Eight months after Superstorm Sandy slammed into New York City on October 29, 2012, launching a 14-foot storm surge that devastated the nation’s financial and cultural capital, then-Mayor Michael Bloomberg announced the world’s most ambitious climate-change adaptation plan.
“We can do nothing and expose ourselves to an increasing frequency of Sandy-like storms that do more and more damage,” said Bloomberg of the city’s $20 billion commitment to more than 250 preparedness initiatives. “Or we can make the investments necessary to build a stronger, more resilient New York.”
The announcement marked a major turning point in the regional effort for climate-change preparedness. For the first time in Westchester County, which Governor Andrew Cuomo estimated lost a combined $527.8 million in recovery and prevention costs as a result of Superstorm Sandy, climate change was more than an abstract problem.
“This is what happens when something really catches the attention of a leader,” says Mark Lowery, a climate policy analyst for the New York State Department of Environmental Conservation. “In a way, what the storm did was give local leaders permission to talk about climate change as a reality.”
Building off that momentum, Westchester’s environmental advocates are preparing for their most direct appeal to those local leaders yet. On September 12, the Federated Conservationists of Westchester County (FCWC) and the Pace Univeristy Law School’s Center for Environmental Legal Studies will hold their inaugural Westchester Climate Change Summit at the Law School’s campus in White Plains.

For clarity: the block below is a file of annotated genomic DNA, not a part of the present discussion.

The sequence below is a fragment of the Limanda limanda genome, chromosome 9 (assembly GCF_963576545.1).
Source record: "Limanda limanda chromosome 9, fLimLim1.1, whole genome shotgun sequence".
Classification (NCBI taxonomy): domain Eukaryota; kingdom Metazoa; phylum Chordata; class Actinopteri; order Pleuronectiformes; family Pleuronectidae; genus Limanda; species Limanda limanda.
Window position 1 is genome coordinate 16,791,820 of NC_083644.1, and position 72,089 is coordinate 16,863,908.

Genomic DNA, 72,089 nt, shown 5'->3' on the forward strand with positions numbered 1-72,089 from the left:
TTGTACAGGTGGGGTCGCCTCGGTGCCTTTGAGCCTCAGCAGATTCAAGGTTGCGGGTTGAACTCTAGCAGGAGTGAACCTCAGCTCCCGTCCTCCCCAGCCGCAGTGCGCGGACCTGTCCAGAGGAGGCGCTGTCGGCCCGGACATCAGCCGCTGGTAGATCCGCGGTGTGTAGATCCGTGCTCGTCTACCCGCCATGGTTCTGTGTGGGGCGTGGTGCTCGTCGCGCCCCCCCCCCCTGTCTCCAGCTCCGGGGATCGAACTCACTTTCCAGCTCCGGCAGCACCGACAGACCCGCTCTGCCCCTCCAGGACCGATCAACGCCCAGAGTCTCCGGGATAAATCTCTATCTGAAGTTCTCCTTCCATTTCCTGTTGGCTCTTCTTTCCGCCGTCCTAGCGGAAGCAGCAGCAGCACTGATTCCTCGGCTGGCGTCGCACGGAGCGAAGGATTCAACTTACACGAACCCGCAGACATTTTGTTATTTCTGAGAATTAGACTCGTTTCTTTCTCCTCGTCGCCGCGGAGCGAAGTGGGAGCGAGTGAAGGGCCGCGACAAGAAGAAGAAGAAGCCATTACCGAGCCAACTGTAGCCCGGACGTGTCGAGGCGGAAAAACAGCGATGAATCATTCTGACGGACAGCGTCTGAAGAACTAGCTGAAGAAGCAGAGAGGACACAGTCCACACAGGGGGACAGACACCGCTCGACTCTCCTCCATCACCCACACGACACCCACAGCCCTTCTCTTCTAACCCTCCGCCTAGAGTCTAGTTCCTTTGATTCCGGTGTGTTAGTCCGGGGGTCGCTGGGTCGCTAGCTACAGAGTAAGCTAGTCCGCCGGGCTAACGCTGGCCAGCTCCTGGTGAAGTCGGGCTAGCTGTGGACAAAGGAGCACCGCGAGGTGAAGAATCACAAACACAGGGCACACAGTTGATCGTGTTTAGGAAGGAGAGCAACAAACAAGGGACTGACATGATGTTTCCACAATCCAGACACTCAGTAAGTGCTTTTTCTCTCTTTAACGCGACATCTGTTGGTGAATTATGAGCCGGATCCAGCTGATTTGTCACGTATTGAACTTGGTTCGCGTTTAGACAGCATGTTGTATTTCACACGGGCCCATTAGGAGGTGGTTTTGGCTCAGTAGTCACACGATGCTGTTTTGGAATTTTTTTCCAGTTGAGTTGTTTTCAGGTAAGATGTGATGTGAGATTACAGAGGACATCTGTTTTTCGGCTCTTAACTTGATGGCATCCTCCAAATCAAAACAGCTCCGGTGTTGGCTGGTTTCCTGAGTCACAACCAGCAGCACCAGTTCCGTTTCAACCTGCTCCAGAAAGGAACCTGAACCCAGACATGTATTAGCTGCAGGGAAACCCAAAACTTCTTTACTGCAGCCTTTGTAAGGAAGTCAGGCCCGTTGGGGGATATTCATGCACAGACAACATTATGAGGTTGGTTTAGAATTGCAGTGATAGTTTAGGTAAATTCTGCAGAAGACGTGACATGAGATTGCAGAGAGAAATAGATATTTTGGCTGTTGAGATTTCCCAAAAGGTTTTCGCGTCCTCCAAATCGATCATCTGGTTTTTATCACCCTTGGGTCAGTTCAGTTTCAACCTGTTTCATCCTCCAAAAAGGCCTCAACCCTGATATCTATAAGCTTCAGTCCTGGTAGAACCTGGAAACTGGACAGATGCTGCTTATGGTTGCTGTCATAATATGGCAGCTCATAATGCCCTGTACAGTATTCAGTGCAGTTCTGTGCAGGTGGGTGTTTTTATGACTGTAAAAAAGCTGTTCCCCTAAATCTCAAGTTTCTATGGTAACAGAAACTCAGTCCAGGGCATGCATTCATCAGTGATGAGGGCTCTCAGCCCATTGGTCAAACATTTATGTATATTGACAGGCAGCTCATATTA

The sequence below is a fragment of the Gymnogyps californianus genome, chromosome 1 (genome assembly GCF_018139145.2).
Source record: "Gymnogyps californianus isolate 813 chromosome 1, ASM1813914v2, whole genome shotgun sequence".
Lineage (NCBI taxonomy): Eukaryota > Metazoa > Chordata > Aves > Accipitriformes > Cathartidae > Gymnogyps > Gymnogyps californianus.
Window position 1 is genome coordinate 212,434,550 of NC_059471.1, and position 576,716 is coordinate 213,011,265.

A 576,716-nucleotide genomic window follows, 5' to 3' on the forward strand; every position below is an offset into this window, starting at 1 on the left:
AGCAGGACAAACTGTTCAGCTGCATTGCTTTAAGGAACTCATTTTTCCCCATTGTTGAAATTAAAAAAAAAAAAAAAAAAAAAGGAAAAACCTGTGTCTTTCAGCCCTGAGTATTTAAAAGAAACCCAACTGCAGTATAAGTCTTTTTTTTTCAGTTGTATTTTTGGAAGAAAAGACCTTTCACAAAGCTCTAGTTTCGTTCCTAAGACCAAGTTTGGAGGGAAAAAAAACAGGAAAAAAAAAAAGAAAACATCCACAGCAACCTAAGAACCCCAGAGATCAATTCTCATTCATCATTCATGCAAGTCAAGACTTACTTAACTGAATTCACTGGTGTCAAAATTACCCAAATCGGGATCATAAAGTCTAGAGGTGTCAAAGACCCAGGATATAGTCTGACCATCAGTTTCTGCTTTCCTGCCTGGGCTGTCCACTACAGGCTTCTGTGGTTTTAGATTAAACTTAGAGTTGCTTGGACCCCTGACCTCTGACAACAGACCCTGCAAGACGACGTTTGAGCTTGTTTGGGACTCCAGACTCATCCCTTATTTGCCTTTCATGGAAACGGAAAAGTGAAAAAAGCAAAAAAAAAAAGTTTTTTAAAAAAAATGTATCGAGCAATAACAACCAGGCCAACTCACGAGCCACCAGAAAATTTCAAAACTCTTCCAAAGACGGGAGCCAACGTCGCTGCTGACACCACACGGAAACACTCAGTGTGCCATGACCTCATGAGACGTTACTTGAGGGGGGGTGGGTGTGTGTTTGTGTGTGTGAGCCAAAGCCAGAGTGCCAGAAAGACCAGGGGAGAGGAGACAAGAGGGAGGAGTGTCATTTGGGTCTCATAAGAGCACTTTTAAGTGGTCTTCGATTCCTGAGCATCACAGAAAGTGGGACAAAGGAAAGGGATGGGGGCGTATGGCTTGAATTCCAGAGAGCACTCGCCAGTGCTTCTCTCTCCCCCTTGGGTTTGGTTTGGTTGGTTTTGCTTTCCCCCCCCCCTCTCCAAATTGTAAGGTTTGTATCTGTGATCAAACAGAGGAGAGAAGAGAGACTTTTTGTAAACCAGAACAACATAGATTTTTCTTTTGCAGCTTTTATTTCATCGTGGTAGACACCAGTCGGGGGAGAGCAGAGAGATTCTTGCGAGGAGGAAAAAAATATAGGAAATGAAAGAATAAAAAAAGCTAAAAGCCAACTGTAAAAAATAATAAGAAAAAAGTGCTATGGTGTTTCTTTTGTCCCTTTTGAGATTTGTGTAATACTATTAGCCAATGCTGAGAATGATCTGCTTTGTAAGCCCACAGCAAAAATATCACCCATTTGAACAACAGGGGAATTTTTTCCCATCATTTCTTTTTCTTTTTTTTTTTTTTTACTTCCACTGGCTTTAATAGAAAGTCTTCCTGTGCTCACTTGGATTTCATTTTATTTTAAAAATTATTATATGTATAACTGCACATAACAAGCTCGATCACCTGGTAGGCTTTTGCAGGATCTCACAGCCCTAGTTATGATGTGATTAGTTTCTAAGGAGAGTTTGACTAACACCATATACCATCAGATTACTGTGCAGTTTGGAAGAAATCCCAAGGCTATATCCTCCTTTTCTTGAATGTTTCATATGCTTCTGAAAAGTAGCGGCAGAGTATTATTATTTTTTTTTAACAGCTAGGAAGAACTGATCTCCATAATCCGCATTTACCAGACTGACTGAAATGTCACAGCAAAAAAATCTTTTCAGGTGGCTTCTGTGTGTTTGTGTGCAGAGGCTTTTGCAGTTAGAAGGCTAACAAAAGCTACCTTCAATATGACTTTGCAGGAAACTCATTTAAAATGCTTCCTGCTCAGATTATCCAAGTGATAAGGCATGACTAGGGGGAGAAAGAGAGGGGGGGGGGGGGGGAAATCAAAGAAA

Co-sponsored by Sustainable Westchester, a newly formed consortium of environmentally minded municipalities, the event is billed as a “must attend” for local officials and staff, where speakers will address “the threats of climate change to the county, and what solutions and/or strategies are available to our municipalities to address these formidable threats.”
Sandwiched between the Long Island Sound and the Hudson River Estuary, Westchester is particularly vulnerable to sea-level rise and storm surges, so the impact of climate change has already been “profound,” according to Carolyn Cunningham, an FCWC board member and former executive director.
“[The County] doesn’t have the kind of plan New York City just put together,” she says, “so the local municipalities have to get serious about this, because it’s only going to get worse.”
Several critics of County Executive Rob Astorino, a small-government conservative, point to the demise of his predecessor Andrew Spano’s Global Warming Task Force as evidence of Astorino’s lack of concern for the issue, while supporters maintain that the task force merely “evolved” into several private-public partnerships, most notably the Westchester Green Business Challenge.
“We are committed to the environment,”
says Ned McCormack, a spokesman for Astorino, “and we take a very practical approach to starting initiatives that can have an impact on Westchester residents today.”
The State, meanwhile, is looking toward the future. Based on the latest modeling from the New York State Energy Research and Development Authority’s ClimAID team, Lowery expects the water level to rise three to seven inches on the Hudson side and four to eight inches on the Sound side by 2020, with the possibility of a six-foot rise throughout the county’s entire coastal region by the end of the century.
Such a rise would threaten not only homes and businesses, but also critical infrastructure—railroads, sewer systems, power grids—so Lowery urges municipalities to conduct their own vulnerability assessments and incorporate climate change adaptation planning into their routine planning.
“What’s important to understand is that every storm in the future will be launched from a higher water level than at any point in history, so [the water] can get further inland and cause further damage,” Lowery says.